Thailand welcomes easing of EU political sanctions

FILE - IN this Friday, Sept. 22, 2017, file photo, Foreign Minister Don Pramudwinai of Thailand addresses the United Nations General Assembly, at U.N. headquarters. On behalf of the Thailand’s military junta on Tuesday, Foreign Minister Don welcomed the European Union’s decision to ease political sanctions imposed against it for overthrowing an elected government in 2014. (AP Photo/Richard Drew, FIle)

BANGKOK — Thailand's military junta has welcomed the European Union's decision to ease political sanctions imposed against it for overthrowing an elected government in 2014.

The EU's announcement is "good news" that underscores positive developments under military rule, Thai Foreign Minister Don Pramudwinai said Tuesday.

The EU's Foreign Affairs Council announced Monday that it was "appropriate to pursue a gradual political re-engagement with Thailand" because it had improved human rights conditions, adopted a new constitution and set an election date for 2018.

The EU suspended official visits with Thailand in response to the coup.

It said it would continue to review its relationship with Thailand while watching for the lifting of media restrictions and ban on political activities, and "the installation of a democratically elected civilian government."

The EU also urged the junta not to try civilians in military courts on charges of insulting the royal family, or lese majeste. Thailand's lese majeste law is the harshest in the world, providing punishment of up to 15 years in prison per offense.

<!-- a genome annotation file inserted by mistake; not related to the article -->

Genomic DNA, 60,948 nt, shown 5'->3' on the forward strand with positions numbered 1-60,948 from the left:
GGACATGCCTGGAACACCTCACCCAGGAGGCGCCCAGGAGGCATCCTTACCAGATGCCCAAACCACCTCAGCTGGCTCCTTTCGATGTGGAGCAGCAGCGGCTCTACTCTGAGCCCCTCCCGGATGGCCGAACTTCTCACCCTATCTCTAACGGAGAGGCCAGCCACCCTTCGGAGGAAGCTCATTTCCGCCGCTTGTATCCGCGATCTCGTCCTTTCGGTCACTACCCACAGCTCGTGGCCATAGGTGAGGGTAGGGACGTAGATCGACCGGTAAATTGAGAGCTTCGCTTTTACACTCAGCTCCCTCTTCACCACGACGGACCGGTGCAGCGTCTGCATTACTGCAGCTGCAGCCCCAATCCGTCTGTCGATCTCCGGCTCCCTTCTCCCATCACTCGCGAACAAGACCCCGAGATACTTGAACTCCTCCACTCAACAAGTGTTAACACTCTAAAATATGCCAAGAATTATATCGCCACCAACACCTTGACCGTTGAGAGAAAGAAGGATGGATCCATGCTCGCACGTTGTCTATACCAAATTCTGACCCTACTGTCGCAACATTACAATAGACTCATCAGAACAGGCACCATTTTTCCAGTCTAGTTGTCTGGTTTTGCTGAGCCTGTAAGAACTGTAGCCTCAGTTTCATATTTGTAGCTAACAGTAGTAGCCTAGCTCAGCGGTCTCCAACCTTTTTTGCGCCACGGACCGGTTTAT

The EU also called on the military government to respect its promise to hold elections next November. The junta has already postponed elections several times.

Last month, police said they found a stash of weapons they suspect belonged to supporters of the government that was ousted in the coup. The junta has given the arms discovery as a reason to prolong its ban on political activities, raising speculation from critics that it does not want to relinquish power.

"Once again the military government seems to be finding every excuse to try to curtail political parties and their ability to start mustering support ahead of the planned elections in less than a year from now," Bangkok Post editor Umesh Pandey said in a Dec 3 op-ed column about the weapons discovery. Officials have denied accusations that the discovery was a set up.

Don, the foreign minister, told reporters that he now expects there will be more communication between Thailand and the EU over the next year, which he said could be a good opportunity to explain why elections might have to be delayed if any incidents occur.

"But today we are sticking to the roadmap," Don said.

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